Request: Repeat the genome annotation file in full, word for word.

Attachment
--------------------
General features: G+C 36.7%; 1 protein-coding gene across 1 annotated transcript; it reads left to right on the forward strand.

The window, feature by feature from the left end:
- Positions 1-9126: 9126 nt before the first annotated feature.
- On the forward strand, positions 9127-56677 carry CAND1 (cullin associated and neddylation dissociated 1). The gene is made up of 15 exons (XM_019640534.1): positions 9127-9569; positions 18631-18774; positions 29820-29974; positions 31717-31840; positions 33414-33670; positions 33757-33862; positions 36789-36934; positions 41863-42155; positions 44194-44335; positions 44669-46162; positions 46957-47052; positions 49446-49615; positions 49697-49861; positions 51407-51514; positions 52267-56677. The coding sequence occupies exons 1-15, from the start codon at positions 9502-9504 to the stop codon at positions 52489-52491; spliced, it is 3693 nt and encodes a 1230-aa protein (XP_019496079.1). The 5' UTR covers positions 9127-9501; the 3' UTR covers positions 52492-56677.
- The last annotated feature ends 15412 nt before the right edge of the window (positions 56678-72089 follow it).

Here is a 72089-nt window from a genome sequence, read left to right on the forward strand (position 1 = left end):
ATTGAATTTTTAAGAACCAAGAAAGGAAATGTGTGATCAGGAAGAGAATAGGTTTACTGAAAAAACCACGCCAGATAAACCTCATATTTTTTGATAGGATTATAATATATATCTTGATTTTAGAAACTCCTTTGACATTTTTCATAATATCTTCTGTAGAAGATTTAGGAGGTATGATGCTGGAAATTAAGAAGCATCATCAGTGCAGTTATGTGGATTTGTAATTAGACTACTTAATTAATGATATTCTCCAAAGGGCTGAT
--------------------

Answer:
General features: G+C 36.7%; 1 protein-coding gene across 1 annotated transcript; it reads left to right on the forward strand.

The window, feature by feature from the left end:
- Positions 1-9126: 9126 nt before the first annotated feature.
- On the forward strand, positions 9127-56677 carry CAND1 (cullin associated and neddylation dissociated 1). The gene is made up of 15 exons (XM_019640534.1): positions 9127-9569; positions 18631-18774; positions 29820-29974; positions 31717-31840; positions 33414-33670; positions 33757-33862; positions 36789-36934; positions 41863-42155; positions 44194-44335; positions 44669-46162; positions 46957-47052; positions 49446-49615; positions 49697-49861; positions 51407-51514; positions 52267-56677. The coding sequence occupies exons 1-15, from the start codon at positions 9502-9504 to the stop codon at positions 52489-52491; spliced, it is 3693 nt and encodes a 1230-aa protein (XP_019496079.1). The 5' UTR covers positions 9127-9501; the 3' UTR covers positions 52492-56677.
- The last annotated feature ends 15412 nt before the right edge of the window (positions 56678-72089 follow it).

Here is a 72089-nt window from a genome sequence, read left to right on the forward strand (position 1 = left end):
ATTGAATTTTTAAGAACCAAGAAAGGAAATGTGTGATCAGGAAGAGAATAGGTTTACTGAAAAAACCACGCCAGATAAACCTCATATTTTTTGATAGGATTATAATATATATCTTGATTTTAGAAACTCCTTTGACATTTTTCATAATATCTTCTGTAGAAGATTTAGGAGGTATGATGCTGGAAATTAAGAAGCATCATCAGTGCAGTTATGTGGATTTGTAATTAGACTACTTAATTAATGATATTCTCCAAAGGGCTGAT